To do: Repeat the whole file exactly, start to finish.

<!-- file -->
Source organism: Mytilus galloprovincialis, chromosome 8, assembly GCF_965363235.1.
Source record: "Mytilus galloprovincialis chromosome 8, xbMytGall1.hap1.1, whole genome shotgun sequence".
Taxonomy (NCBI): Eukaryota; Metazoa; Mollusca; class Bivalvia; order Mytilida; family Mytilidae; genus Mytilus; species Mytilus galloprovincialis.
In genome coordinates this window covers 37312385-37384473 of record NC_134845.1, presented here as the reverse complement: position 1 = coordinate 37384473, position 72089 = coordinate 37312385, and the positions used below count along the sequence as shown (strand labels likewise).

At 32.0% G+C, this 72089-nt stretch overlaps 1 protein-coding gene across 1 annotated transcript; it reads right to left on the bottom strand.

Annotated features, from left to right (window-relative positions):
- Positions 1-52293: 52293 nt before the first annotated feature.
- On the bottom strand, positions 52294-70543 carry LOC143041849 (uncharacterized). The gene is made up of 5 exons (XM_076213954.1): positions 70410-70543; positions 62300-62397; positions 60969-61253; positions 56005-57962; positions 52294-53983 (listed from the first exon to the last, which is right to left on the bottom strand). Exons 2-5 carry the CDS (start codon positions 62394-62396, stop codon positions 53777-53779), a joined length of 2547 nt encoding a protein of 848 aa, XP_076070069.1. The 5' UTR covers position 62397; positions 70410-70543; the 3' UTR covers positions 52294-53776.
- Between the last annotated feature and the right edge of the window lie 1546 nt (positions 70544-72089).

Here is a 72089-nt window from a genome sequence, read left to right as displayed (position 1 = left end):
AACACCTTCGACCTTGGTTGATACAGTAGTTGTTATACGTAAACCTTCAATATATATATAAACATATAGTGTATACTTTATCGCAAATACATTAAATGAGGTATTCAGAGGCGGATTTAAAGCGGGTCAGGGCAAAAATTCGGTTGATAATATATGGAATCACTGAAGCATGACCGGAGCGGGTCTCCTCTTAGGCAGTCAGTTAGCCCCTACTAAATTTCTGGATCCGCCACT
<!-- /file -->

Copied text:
Source organism: Mytilus galloprovincialis, chromosome 8, assembly GCF_965363235.1.
Source record: "Mytilus galloprovincialis chromosome 8, xbMytGall1.hap1.1, whole genome shotgun sequence".
Taxonomy (NCBI): Eukaryota; Metazoa; Mollusca; class Bivalvia; order Mytilida; family Mytilidae; genus Mytilus; species Mytilus galloprovincialis.
In genome coordinates this window covers 37312385-37384473 of record NC_134845.1, presented here as the reverse complement: position 1 = coordinate 37384473, position 72089 = coordinate 37312385, and the positions used below count along the sequence as shown (strand labels likewise).

At 32.0% G+C, this 72089-nt stretch overlaps 1 protein-coding gene across 1 annotated transcript; it reads right to left on the bottom strand.

Annotated features, from left to right (window-relative positions):
- Positions 1-52293: 52293 nt before the first annotated feature.
- On the bottom strand, positions 52294-70543 carry LOC143041849 (uncharacterized). The gene is made up of 5 exons (XM_076213954.1): positions 70410-70543; positions 62300-62397; positions 60969-61253; positions 56005-57962; positions 52294-53983 (listed from the first exon to the last, which is right to left on the bottom strand). Exons 2-5 carry the CDS (start codon positions 62394-62396, stop codon positions 53777-53779), a joined length of 2547 nt encoding a protein of 848 aa, XP_076070069.1. The 5' UTR covers position 62397; positions 70410-70543; the 3' UTR covers positions 52294-53776.
- Between the last annotated feature and the right edge of the window lie 1546 nt (positions 70544-72089).

Here is a 72089-nt window from a genome sequence, read left to right as displayed (position 1 = left end):
AACACCTTCGACCTTGGTTGATACAGTAGTTGTTATACGTAAACCTTCAATATATATATAAACATATAGTGTATACTTTATCGCAAATACATTAAATGAGGTATTCAGAGGCGGATTTAAAGCGGGTCAGGGCAAAAATTCGGTTGATAATATATGGAATCACTGAAGCATGACCGGAGCGGGTCTCCTCTTAGGCAGTCAGTTAGCCCCTACTAAATTTCTGGATCCGCCACT